The Law placed hundreds of other requirements on the Jews, which they couldn’t keep either, hence the need for and joy in the news of the coming Savior. What about this?
“Now what I am commanding you today is not too difficult for you or beyond your reach. It is not up in heaven, so that you have to ask, ‘Who will ascend into heaven to get it and proclaim it to us so we may obey it?’ Nor is it beyond the sea, so that you have to ask, ‘Who will cross the sea to get it and proclaim it to us so we may obey it?’ The word is very near you; it is in your mouth and in your heart so you may obey it. See, I set before you today life and prosperity, death and destruction. For I command you today to love the LORD your God, to walk in obedience to him, and to keep his commands, decrees and laws…” (Deuteronomy 30:11, 14, 16).
Paul quotes from this passage in Romans 10:6-8, as he makes a case in that chapter for the spiritual needs of his dear people Israel. He says that they “did not know the righteousness that comes from God and sought to establish their own” (verse 3). He also states that in reality, as God looked deeper than their outward actions into their hearts, He saw “a disobedient and obstinate people” (verse 21).
In fact, all through the book of Romans, Paul makes a deliberate case that we are all disobedient and sinful.
“There is no one righteous, not even one;
there is no one who understands;
there is no one who seeks God” (Romans 3:10-11).
All Scripture points to God’s righteousness, our own sinfulness, and God’s merciful and loving provision of a Savior through Jesus Christ. As Paul says,
“Christ is the culmination of the law so that there may be righteousness for everyone who believes” (Romans 10:4, NIV).
The word translated “culmination” here has the meaning of “end” or “goal.” Everything in Scripture points to Jesus. He is the the bull’s eye of all the law.
But as we saw from the verses above, the word “culmination” does not mean “end” as in “ceases to exist.” It couldn’t, because it would contradict what Jesus said about God’s commands:
“Do not think that I have come to abolish the Law or the Prophets; I have not come to abolish them but to fulfill them. For truly I tell you, until heaven and earth disappear, not the smallest letter, not the least stroke of a pen, will by any means disappear from the Law until everything is accomplished. Therefore anyone who sets aside one of the least of these commands and teaches others accordingly will be called least in the kingdom of heaven, but whoever practices and teaches these commands will be called great in the kingdom of heaven” (Matthew 5:17-19).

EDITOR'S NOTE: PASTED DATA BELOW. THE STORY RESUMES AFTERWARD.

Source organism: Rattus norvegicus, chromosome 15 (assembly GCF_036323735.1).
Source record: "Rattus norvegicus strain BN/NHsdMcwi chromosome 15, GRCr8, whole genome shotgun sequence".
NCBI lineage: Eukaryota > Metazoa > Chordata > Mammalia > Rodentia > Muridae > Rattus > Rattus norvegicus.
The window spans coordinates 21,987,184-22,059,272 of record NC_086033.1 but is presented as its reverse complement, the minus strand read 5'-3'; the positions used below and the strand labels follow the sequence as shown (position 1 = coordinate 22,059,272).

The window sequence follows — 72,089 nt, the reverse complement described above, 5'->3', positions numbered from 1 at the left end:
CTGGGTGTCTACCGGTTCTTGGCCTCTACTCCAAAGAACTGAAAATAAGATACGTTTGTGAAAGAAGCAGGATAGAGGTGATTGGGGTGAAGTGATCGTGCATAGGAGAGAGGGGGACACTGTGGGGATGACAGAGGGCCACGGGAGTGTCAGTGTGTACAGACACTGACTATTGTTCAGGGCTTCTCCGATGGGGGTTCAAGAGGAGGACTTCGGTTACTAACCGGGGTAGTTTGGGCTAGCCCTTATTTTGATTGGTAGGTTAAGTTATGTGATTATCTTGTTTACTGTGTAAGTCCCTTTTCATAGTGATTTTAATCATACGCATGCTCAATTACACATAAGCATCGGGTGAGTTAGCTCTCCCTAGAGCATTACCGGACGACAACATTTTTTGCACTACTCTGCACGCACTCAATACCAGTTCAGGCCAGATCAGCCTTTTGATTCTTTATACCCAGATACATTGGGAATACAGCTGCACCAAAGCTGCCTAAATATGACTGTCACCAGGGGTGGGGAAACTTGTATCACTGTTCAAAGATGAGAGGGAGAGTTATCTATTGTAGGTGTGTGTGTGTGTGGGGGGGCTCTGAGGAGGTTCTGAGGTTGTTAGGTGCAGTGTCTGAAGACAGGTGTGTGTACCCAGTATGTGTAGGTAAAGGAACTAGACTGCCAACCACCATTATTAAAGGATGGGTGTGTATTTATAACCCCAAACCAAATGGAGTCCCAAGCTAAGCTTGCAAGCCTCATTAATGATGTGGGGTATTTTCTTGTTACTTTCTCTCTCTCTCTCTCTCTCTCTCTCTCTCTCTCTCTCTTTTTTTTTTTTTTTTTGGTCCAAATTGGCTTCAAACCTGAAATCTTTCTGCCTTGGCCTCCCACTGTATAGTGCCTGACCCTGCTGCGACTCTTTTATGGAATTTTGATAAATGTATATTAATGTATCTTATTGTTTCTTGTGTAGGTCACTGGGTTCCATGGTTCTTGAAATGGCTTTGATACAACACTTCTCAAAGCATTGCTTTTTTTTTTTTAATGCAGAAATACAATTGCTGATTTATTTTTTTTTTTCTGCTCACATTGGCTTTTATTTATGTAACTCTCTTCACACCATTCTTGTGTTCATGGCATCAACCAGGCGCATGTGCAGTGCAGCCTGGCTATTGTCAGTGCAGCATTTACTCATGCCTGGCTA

Since there are many things in the law and prophets that have not yet been accomplished, I need to take Jesus’ words seriously.
“Because God says so” — in other words, to cite the Bible — cannot be one of your grounds for abstinence from pork.
I think this would be a good spot for a little personal testimony. Over three years ago, I first heard a friend “talking crazy” about God’s Law, much as I have today in this post. I was horrified, and I spent many months searching my Bible in an effort to refute her. Instead, God opened my eyes to many things that His Word says, things I had never seen before.
One of the most convicting verses I read, and one you’ll see that I quote often on this blog, was
“For we are God’s handiwork, created in Christ Jesus to do good works, which God prepared in advance for us to do” (Ephesians 2:10).
The question that raged through my mind, haunting me even in the middle of the night, was, “What are these good works which God prepared in advance for me to do?” Whose list should I follow? What verses should I consult? Only the New Testament? Only parts of the New Testament? How do I know which parts are for me and which parts are not? Should I follow the ten commandments? Only nine of them? Eight of them? Which verses are the “moral” law, and which ones are the “ceremonial” or “civil”? What about passages where all the laws seem jumbled up together? etc.
Yet God’s Word also says,
“Grace and peace be yours in abundance through the knowledge of God and of Jesus our Lord. His divine power has given us everything we need for a godly life through our knowledge of him who called us by his own glory and goodness. Through these he has given us his very great and precious promises, so that through them you may participate in the divine nature, having escaped the corruption in the world caused by evil desires” (2 Peter 1:2-4).
My knowledge of God will give grace and peace to my life. His divine power, revealed to me through His Word, will give me “everything I need” for a godly life. In my own life, my conclusion has been that I want to get to know Him better, to learn more about this God who called me “by his own glory and goodness.”
So yes, I feel that citing God’s Word is the very best thing I can do. If God’s Word provides “everything I need” for life, then His Word is the first (and often, the only) place I should turn for answers — in everything! On my health website, “everything” means that if I had no other reason for not eating pork, “because God said so” is the only reason I need. On this blog, submission to my husband or headcovering or any other difficult topic only needs “because God said so” as my grounds for obedience.
I didn’t take the time today to answer all this reader’s questions in great detail, but if someone wants to continue the discussion in the comments, feel free! This is a huge topic, and I’m aware it has many implications for our lives, but BOOKS have been written on this subject! I doubt that this one little blog post did much justice to it. 🙂
P.S. Please be patient with me as I reply to this discussion. These kinds of questions and answers take a lot of time, something I don’t have much of. If it takes me days — or even weeks, sometimes — to formulate an answer, please forgive me in advance.